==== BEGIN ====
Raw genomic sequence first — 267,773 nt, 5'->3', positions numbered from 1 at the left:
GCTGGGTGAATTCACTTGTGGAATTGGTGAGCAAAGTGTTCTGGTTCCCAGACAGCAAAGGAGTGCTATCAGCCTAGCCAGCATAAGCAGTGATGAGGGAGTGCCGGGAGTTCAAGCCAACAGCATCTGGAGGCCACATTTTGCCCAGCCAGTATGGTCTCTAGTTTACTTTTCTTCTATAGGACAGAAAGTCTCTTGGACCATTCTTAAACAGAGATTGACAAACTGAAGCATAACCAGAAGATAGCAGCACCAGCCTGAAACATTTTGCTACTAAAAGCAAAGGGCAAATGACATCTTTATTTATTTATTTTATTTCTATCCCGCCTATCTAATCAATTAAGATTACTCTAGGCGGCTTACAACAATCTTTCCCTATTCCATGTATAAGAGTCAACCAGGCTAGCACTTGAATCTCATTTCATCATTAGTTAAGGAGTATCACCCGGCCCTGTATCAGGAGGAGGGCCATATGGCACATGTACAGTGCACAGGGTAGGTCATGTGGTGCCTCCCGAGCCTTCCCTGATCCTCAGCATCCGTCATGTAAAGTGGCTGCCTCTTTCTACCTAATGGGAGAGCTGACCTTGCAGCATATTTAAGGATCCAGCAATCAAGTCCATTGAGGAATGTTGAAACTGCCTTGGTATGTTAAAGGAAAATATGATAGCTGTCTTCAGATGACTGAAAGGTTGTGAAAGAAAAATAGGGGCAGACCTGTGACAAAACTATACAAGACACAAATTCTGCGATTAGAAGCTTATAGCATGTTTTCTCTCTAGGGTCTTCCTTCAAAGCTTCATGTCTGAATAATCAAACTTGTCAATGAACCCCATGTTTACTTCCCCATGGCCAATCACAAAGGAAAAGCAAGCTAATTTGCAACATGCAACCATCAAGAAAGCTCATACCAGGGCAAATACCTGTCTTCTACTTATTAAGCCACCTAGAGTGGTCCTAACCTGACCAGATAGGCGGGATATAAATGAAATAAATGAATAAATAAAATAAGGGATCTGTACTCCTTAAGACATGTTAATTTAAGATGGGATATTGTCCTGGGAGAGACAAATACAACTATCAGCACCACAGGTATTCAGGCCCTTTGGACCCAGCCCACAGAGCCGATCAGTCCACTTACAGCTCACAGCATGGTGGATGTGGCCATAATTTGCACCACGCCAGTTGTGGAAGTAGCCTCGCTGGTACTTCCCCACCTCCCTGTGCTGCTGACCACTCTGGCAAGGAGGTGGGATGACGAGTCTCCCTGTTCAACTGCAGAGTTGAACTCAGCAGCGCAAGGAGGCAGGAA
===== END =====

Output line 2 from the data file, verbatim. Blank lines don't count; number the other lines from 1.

GCTGGGTGAATTCACTTGTGGAATTGGTGAGCAAAGTGTTCTGGTTCCCAGACAGCAAAGGAGTGCTATCAGCCTAGCCAGCATAAGCAGTGATGAGGGAGTGCCGGGAGTTCAAGCCAACAGCATCTGGAGGCCACATTTTGCCCAGCCAGTATGGTCTCTAGTTTACTTTTCTTCTATAGGACAGAAAGTCTCTTGGACCATTCTTAAACAGAGATTGACAAACTGAAGCATAACCAGAAGATAGCAGCACCAGCCTGAAACATTTTGCTACTAAAAGCAAAGGGCAAATGACATCTTTATTTATTTATTTTATTTCTATCCCGCCTATCTAATCAATTAAGATTACTCTAGGCGGCTTACAACAATCTTTCCCTATTCCATGTATAAGAGTCAACCAGGCTAGCACTTGAATCTCATTTCATCATTAGTTAAGGAGTATCACCCGGCCCTGTATCAGGAGGAGGGCCATATGGCACATGTACAGTGCACAGGGTAGGTCATGTGGTGCCTCCCGAGCCTTCCCTGATCCTCAGCATCCGTCATGTAAAGTGGCTGCCTCTTTCTACCTAATGGGAGAGCTGACCTTGCAGCATATTTAAGGATCCAGCAATCAAGTCCATTGAGGAATGTTGAAACTGCCTTGGTATGTTAAAGGAAAATATGATAGCTGTCTTCAGATGACTGAAAGGTTGTGAAAGAAAAATAGGGGCAGACCTGTGACAAAACTATACAAGACACAAATTCTGCGATTAGAAGCTTATAGCATGTTTTCTCTCTAGGGTCTTCCTTCAAAGCTTCATGTCTGAATAATCAAACTTGTCAATGAACCCCATGTTTACTTCCCCATGGCCAATCACAAAGGAAAAGCAAGCTAATTTGCAACATGCAACCATCAAGAAAGCTCATACCAGGGCAAATACCTGTCTTCTACTTATTAAGCCACCTAGAGTGGTCCTAACCTGACCAGATAGGCGGGATATAAATGAAATAAATGAATAAATAAAATAAGGGATCTGTACTCCTTAAGACATGTTAATTTAAGATGGGATATTGTCCTGGGAGAGACAAATACAACTATCAGCACCACAGGTATTCAGGCCCTTTGGACCCAGCCCACAGAGCCGATCAGTCCACTTACAGCTCACAGCATGGTGGATGTGGCCATAATTTGCACCACGCCAGTTGTGGAAGTAGCCTCGCTGGTACTTCCCCACCTCCCTGTGCTGCTGACCACTCTGGCAAGGAGGTGGGATGACGAGTCTCCCTGTTCAACTGCAGAGTTGAACTCAGCAGCGCAAGGAGGCAGGAA